Wednesday, February 28, 2007

Got (Mammoth) Milk?

Stone Age Europeans could survive extreme cold, wild animals and disease -- but not milk.
From Tom Spears in the Ottawa Citizen:

Tests on skeletons from Europeans who lived around 5000 BC show they all shared the genetic trait we call "lactose intolerance," which meant that adults who drank milk would suffer bloating and diarrhea.

But suddenly, that all changed. With the arrival of dairy herds, the gene that lets some adults digest milk became the single greatest key to survival all across Europe, a new study says.

Today, more than 90 per cent of northern Europeans can digest milk as adults. That's a complete rewriting of the genetic blueprint carried by Neolithic peoples of 5000 BC.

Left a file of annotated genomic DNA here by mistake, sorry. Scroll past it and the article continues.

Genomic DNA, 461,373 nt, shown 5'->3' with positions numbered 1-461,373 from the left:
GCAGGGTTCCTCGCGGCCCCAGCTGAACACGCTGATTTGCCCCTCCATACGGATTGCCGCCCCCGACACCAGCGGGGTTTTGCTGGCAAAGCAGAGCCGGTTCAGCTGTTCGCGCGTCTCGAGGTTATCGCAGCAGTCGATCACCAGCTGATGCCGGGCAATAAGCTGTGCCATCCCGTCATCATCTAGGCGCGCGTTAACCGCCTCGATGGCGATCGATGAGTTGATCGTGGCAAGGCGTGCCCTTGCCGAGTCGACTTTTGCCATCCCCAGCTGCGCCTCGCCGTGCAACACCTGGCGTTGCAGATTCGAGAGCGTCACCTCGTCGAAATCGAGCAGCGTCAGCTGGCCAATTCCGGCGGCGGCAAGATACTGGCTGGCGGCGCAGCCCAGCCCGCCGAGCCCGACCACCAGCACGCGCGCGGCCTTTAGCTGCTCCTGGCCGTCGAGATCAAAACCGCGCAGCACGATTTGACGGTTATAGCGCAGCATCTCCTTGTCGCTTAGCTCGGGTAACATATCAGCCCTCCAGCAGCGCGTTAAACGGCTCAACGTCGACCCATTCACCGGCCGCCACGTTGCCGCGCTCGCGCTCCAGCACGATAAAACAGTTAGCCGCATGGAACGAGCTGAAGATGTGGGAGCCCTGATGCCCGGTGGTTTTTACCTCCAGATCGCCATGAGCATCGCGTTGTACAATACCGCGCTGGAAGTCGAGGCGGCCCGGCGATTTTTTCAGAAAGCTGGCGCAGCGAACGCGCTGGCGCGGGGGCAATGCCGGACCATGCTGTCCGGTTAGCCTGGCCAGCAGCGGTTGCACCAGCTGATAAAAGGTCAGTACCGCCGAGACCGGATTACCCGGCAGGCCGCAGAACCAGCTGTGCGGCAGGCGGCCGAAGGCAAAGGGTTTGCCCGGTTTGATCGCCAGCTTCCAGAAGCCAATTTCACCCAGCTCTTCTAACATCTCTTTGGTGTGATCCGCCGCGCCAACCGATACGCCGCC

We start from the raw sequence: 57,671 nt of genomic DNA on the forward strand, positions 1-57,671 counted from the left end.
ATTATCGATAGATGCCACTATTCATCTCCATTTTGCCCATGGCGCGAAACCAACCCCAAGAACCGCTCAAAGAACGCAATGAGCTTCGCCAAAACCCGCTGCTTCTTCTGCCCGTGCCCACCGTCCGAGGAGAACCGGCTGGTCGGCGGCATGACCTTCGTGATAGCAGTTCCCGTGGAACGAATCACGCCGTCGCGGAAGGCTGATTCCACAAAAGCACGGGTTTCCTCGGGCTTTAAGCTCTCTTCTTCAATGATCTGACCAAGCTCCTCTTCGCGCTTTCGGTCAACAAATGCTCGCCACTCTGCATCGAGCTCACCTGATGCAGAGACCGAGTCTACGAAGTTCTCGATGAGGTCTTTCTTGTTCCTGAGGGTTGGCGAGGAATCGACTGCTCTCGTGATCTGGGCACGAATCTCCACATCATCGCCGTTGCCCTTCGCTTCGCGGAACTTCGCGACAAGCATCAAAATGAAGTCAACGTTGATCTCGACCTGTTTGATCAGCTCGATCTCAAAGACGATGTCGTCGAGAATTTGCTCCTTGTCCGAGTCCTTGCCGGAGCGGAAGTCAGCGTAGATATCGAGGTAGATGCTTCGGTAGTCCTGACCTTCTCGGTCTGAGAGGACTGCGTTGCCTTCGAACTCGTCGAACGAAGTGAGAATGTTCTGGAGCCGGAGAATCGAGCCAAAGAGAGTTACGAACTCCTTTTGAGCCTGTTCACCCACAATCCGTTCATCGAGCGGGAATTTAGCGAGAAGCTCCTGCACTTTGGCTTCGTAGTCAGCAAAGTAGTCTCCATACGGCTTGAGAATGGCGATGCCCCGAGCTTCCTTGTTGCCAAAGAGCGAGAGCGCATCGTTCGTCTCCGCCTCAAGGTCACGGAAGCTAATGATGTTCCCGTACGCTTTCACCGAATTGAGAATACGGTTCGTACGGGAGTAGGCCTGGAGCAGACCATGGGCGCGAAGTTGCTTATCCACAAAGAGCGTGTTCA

The gene that produces lactase was probably a minor little mutation that popped up occasionally in small numbers all along, says genetics expert Earl Brown of the University of Ottawa.

"It would be like the one extra blade on your Swiss Army knife that you never use. It's just hanging on your belt," he said. "Then suddenly you need it. And anyone who has that blade has a big evolutionary advantage."

You’re right in noticing a slow down in postings. Acute tendonitis is limiting my time at the keyboard and that has to be spent on ‘real' work. Things will normalize when they do….